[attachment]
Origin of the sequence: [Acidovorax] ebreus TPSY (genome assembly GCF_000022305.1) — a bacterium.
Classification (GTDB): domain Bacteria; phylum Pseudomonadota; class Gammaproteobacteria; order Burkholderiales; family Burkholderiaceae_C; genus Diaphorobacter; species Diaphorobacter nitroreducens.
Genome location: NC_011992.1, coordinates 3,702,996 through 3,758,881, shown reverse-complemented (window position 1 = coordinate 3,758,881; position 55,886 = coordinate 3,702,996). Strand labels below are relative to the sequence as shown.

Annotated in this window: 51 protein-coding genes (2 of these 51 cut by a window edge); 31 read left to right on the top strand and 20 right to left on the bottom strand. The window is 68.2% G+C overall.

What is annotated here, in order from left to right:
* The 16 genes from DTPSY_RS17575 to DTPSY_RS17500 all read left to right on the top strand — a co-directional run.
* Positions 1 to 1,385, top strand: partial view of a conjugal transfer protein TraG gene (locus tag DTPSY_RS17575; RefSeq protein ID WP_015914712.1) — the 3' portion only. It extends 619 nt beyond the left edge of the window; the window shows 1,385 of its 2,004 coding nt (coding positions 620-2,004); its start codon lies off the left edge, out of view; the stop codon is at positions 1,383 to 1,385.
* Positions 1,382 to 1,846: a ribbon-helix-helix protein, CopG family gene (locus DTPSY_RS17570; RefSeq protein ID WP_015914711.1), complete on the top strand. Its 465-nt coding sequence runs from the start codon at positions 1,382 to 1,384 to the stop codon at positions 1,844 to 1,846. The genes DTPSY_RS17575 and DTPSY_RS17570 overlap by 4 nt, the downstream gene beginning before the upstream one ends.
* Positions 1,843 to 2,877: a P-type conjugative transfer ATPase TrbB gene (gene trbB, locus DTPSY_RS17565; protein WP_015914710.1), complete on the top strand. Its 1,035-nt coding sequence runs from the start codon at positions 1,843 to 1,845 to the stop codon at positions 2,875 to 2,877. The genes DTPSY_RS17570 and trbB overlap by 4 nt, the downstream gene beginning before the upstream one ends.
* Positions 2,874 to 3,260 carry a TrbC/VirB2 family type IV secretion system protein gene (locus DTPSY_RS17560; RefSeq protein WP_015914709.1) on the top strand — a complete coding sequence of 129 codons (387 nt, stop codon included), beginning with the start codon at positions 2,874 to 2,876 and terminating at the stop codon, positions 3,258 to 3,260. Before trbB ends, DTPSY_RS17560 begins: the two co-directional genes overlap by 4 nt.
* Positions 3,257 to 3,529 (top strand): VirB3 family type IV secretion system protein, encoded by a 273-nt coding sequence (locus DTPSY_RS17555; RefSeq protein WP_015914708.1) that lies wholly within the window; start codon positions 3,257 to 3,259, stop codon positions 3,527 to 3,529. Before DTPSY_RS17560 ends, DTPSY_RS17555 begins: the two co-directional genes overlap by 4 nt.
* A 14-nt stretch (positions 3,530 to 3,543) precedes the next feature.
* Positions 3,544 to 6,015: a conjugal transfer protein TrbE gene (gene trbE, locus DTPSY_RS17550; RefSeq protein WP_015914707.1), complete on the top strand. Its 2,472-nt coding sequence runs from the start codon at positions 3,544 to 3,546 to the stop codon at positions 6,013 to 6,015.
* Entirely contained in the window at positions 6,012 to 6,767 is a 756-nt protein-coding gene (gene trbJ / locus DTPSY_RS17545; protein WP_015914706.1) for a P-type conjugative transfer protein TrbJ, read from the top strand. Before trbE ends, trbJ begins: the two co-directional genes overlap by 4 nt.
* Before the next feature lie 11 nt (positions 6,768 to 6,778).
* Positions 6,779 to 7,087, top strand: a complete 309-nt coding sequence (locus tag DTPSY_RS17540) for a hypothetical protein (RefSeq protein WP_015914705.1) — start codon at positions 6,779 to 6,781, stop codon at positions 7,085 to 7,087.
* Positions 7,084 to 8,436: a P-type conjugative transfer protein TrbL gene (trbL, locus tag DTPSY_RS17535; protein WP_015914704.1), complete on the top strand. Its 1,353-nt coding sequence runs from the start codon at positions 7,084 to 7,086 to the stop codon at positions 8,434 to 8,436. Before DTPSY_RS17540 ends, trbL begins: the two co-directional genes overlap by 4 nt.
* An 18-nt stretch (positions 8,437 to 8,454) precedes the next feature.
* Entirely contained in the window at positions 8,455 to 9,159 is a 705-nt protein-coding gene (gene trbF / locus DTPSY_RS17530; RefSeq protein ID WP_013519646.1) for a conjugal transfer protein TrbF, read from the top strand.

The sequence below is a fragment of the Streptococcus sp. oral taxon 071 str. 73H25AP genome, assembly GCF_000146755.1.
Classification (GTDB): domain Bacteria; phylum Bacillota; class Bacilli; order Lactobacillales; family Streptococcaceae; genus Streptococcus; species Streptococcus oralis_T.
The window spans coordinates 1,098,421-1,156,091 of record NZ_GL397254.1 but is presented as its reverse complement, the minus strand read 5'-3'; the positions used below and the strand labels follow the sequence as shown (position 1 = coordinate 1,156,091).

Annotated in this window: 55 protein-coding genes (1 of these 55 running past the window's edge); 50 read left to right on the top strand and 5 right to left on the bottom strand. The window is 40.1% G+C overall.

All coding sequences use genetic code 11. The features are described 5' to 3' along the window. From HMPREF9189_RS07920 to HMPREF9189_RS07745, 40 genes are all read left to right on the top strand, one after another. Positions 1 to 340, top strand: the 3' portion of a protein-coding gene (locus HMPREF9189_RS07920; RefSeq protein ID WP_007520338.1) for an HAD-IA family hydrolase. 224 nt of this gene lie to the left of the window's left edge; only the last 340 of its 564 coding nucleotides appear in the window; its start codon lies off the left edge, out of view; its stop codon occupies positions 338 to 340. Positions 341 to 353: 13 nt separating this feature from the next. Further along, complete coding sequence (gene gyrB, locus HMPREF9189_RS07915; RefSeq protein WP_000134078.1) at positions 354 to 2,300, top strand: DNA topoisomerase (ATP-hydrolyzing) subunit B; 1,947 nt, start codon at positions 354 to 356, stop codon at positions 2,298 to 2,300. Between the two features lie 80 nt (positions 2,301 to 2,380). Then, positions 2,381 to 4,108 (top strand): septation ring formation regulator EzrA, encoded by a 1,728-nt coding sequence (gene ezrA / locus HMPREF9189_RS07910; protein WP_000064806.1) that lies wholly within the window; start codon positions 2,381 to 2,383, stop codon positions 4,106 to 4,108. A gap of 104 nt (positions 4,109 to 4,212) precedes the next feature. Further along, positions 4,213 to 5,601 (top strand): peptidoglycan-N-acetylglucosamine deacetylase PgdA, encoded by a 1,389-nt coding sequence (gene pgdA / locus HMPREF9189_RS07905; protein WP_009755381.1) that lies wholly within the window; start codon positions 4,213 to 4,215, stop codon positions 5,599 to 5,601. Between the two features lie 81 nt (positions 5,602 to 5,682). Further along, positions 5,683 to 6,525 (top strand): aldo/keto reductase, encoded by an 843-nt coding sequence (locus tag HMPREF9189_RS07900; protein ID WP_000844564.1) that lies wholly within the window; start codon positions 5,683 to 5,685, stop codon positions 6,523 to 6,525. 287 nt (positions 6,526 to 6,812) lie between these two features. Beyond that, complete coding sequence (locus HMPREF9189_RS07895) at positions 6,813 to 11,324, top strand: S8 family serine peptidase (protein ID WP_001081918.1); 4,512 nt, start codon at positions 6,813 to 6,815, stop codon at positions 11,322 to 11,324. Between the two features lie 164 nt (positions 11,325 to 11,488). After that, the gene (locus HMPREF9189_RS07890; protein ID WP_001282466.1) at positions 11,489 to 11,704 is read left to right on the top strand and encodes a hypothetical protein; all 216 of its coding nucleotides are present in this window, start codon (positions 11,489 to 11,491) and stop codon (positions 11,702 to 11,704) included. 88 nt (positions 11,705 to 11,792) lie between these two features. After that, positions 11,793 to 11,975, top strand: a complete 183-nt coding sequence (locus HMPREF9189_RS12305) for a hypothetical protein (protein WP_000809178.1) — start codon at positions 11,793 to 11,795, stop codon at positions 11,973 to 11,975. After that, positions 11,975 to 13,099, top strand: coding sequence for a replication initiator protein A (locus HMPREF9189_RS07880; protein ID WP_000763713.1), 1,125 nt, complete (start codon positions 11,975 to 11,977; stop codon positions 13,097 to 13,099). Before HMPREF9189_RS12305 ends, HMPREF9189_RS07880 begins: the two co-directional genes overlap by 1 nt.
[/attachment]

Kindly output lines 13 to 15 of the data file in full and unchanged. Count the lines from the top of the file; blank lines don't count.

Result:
* Positions 3,544 to 6,015: a conjugal transfer protein TrbE gene (gene trbE, locus DTPSY_RS17550; RefSeq protein WP_015914707.1), complete on the top strand. Its 2,472-nt coding sequence runs from the start codon at positions 3,544 to 3,546 to the stop codon at positions 6,013 to 6,015.
* Entirely contained in the window at positions 6,012 to 6,767 is a 756-nt protein-coding gene (gene trbJ / locus DTPSY_RS17545; protein WP_015914706.1) for a P-type conjugative transfer protein TrbJ, read from the top strand. Before trbE ends, trbJ begins: the two co-directional genes overlap by 4 nt.
* Before the next feature lie 11 nt (positions 6,768 to 6,778).